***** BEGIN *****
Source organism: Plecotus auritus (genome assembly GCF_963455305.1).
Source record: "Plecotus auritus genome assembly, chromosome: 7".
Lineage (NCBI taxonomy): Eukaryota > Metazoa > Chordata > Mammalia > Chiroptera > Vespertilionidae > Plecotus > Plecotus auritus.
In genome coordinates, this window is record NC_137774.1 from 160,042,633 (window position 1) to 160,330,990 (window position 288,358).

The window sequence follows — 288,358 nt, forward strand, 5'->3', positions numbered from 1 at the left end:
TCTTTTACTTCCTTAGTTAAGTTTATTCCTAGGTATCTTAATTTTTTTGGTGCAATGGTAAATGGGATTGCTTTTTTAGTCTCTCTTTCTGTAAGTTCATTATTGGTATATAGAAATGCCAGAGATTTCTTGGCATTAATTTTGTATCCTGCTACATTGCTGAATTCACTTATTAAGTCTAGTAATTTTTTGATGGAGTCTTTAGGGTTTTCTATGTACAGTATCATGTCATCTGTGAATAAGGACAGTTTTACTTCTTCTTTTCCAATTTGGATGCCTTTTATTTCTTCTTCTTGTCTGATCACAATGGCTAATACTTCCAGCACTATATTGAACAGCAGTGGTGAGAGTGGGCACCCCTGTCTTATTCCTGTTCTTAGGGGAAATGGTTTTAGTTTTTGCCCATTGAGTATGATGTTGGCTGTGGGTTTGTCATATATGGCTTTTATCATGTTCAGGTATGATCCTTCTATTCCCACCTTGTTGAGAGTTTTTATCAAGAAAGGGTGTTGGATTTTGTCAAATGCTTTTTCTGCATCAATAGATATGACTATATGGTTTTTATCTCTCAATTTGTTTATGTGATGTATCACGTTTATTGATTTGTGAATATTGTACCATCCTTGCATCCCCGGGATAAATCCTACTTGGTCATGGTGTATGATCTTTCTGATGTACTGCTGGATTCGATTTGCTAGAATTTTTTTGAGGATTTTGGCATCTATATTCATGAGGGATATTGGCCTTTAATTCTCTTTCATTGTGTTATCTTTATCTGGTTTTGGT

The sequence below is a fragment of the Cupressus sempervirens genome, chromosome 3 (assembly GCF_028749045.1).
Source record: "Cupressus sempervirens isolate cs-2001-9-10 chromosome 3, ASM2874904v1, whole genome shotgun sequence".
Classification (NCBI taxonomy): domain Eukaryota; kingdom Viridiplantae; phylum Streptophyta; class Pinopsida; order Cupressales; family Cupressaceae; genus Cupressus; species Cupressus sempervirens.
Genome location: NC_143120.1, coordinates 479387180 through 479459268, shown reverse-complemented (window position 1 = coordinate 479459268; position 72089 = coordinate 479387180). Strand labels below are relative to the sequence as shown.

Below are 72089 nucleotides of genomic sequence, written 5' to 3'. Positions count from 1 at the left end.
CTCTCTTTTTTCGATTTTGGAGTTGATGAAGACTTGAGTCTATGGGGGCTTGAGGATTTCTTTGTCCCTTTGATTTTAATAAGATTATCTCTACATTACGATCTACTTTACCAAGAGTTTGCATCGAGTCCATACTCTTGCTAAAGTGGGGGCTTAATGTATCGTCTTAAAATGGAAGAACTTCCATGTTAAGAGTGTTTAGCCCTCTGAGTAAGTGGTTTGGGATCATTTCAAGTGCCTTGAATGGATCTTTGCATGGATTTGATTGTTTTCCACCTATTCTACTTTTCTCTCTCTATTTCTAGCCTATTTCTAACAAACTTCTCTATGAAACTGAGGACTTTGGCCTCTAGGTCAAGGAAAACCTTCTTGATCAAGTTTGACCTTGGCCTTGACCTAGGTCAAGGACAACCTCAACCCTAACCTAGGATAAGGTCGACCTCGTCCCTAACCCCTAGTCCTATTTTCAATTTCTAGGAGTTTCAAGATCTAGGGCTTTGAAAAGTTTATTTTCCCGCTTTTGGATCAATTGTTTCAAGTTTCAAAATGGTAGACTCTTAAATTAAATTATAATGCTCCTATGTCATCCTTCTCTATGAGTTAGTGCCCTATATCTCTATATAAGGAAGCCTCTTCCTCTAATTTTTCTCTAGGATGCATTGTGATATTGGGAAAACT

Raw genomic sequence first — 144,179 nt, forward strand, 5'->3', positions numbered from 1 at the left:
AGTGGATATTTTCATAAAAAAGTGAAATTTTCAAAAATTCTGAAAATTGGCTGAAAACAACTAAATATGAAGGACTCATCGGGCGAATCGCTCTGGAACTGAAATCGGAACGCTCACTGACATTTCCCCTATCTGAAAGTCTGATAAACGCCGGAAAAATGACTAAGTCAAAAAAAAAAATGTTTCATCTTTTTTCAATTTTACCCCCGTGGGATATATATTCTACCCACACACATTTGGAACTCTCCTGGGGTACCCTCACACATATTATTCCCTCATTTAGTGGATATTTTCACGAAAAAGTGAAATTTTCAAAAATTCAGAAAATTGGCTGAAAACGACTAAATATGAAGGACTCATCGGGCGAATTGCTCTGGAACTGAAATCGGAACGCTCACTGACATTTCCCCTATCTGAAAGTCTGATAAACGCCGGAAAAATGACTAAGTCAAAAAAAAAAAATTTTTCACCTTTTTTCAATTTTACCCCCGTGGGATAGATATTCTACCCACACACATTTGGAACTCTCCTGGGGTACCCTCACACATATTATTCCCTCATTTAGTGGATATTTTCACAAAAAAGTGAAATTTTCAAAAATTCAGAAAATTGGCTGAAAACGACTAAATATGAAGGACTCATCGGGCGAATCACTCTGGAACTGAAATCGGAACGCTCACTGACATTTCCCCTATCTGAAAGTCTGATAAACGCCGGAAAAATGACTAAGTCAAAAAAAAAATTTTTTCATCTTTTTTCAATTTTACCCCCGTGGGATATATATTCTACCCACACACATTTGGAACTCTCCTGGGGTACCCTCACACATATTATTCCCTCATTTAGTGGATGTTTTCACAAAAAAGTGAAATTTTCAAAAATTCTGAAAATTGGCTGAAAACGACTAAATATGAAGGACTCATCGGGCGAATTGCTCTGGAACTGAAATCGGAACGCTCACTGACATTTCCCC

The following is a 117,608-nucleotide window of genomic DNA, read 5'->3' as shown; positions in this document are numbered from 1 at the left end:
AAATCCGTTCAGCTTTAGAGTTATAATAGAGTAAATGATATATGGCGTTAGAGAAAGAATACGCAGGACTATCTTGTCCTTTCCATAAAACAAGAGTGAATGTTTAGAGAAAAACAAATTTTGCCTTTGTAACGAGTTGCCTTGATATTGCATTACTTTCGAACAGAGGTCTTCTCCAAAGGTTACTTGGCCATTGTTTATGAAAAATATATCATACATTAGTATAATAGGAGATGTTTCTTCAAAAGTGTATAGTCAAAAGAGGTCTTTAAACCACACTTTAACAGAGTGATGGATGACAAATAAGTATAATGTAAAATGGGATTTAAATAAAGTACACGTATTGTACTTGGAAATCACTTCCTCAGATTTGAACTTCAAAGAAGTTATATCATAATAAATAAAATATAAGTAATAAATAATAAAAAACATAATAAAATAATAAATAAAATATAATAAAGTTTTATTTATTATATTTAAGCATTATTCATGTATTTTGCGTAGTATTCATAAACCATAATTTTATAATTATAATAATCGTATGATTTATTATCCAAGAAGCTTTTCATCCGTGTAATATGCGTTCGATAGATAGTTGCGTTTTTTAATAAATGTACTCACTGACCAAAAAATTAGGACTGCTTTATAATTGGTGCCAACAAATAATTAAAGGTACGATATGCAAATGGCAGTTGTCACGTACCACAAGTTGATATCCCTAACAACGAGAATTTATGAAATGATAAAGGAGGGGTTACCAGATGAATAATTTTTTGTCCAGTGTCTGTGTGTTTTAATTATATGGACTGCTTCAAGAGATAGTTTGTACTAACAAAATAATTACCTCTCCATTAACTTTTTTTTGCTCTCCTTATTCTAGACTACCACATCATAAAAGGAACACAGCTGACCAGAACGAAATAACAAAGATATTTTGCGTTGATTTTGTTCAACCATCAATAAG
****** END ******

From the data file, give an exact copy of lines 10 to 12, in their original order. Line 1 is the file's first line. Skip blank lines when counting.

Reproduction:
Genome location: NC_143120.1, coordinates 479387180 through 479459268, shown reverse-complemented (window position 1 = coordinate 479459268; position 72089 = coordinate 479387180). Strand labels below are relative to the sequence as shown.

Below are 72089 nucleotides of genomic sequence, written 5' to 3'. Positions count from 1 at the left end.
CTCTCTTTTTTCGATTTTGGAGTTGATGAAGACTTGAGTCTATGGGGGCTTGAGGATTTCTTTGTCCCTTTGATTTTAATAAGATTATCTCTACATTACGATCTACTTTACCAAGAGTTTGCATCGAGTCCATACTCTTGCTAAAGTGGGGGCTTAATGTATCGTCTTAAAATGGAAGAACTTCCATGTTAAGAGTGTTTAGCCCTCTGAGTAAGTGGTTTGGGATCATTTCAAGTGCCTTGAATGGATCTTTGCATGGATTTGATTGTTTTCCACCTATTCTACTTTTCTCTCTCTATTTCTAGCCTATTTCTAACAAACTTCTCTATGAAACTGAGGACTTTGGCCTCTAGGTCAAGGAAAACCTTCTTGATCAAGTTTGACCTTGGCCTTGACCTAGGTCAAGGACAACCTCAACCCTAACCTAGGATAAGGTCGACCTCGTCCCTAACCCCTAGTCCTATTTTCAATTTCTAGGAGTTTCAAGATCTAGGGCTTTGAAAAGTTTATTTTCCCGCTTTTGGATCAATTGTTTCAAGTTTCAAAATGGTAGACTCTTAAATTAAATTATAATGCTCCTATGTCATCCTTCTCTATGAGTTAGTGCCCTATATCTCTATATAAGGAAGCCTCTTCCTCTAATTTTTCTCTAGGATGCATTGTGATATTGGGAAAACT